Midweek meditation and mindfulness workshop | 22nd June 2017 | organised by Sally Bailey and Sarah Walden, Birmingham School of Art

On a cloudy afternoon in June, facing the final stages of the academic year, an intrepid troupe of frazzled PhD students set out across Birmingham in search of the oasis of calm that is the Kadampa Meditation Centre…

Earlier in the year, School of Art researcher Sally Bailey felt that an introduction to meditation and mindfulness would help to foster a sense of individual mental fitness and wellbeing, to counter the stress of life as a PhD student: it is difficult to ‘switch off’ from our research, but it’s necessary in order to recharge our minds and bodies so we’re able to give our best to our work and our colleagues. Sally proposed a group outing to the Kadampa Meditation Centre in central Birmingham, where students could learn basic mindfulness techniques and tips on sustaining and improving meditation practice at home. The PGR Studio was delighted to fund this exercise through the Researcher Development Fund.

The Kadampa Centre is a Buddhist teaching centre providing daily meditation/relaxation classes, as well as visiting schools, colleges and workplaces, offering tailor-made sessions by request. Our session was led by Gen Kelsang Leksang, the Principal Teacher at the Centre, whose calm and joyful presence guided us through a relaxing hour of realigning expectations and priorities and focusing on our inner well-being. Those of us who had had some experience with meditation appreciated the assistance and reminder of the power of meditation practice, and those of us who were new to meditation and mindfulness learned some valuable tools for the PhD journey. Our session was non-religious and it brought together PGRs from a mixture of faiths and spiritual beliefs – all with the same aim: to relax.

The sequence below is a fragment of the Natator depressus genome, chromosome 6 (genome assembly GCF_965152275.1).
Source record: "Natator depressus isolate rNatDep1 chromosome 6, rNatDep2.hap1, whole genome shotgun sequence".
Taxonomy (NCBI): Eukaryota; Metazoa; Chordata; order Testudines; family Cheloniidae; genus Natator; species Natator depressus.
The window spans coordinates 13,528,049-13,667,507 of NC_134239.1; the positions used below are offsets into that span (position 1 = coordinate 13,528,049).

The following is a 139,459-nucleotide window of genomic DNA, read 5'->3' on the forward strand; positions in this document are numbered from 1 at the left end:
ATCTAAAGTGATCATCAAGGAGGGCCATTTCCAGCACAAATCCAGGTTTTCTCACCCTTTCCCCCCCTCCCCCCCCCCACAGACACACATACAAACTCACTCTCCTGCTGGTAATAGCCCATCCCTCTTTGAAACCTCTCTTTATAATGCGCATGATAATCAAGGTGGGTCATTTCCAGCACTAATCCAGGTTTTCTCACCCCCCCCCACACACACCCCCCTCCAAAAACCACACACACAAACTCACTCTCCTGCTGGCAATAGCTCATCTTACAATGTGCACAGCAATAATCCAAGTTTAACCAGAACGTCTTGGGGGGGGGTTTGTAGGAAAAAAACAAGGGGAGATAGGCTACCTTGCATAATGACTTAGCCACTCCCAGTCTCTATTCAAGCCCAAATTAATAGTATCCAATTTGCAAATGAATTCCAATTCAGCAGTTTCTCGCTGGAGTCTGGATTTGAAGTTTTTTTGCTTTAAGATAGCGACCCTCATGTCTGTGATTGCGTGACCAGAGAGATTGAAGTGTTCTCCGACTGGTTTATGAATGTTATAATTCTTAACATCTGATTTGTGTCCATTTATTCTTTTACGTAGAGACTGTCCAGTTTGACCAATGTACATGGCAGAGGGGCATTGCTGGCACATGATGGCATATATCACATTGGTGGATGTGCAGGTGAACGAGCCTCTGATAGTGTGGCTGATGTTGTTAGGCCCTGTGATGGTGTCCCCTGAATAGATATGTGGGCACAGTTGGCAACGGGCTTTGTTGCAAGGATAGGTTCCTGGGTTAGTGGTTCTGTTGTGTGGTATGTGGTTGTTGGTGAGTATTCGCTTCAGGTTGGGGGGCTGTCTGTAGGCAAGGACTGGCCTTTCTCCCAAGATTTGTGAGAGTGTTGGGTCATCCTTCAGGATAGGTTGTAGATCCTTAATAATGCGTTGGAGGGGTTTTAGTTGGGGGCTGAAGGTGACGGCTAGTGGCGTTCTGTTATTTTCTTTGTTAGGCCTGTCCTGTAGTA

Following the session, we decamped to the vegan café Natural Healthy Foods for some well-deserved sustenance and a gentle, grounding chat and sharing of experiences, also generously funded by the Researcher Development Fund.

The experience was a welcome afternoon of relaxation and community-building with PGR colleagues. Aside from the obvious benefits of improving well-being, stress management and problem solving skills, sessions such as these give a focused reason for students to come together and share the experience of the activity, allowing for new academic and social connections to be formed, reaching across faculties and year groups.


This event was funded by a PGR Studio Researcher Development Award. See here for details of other successful applications.

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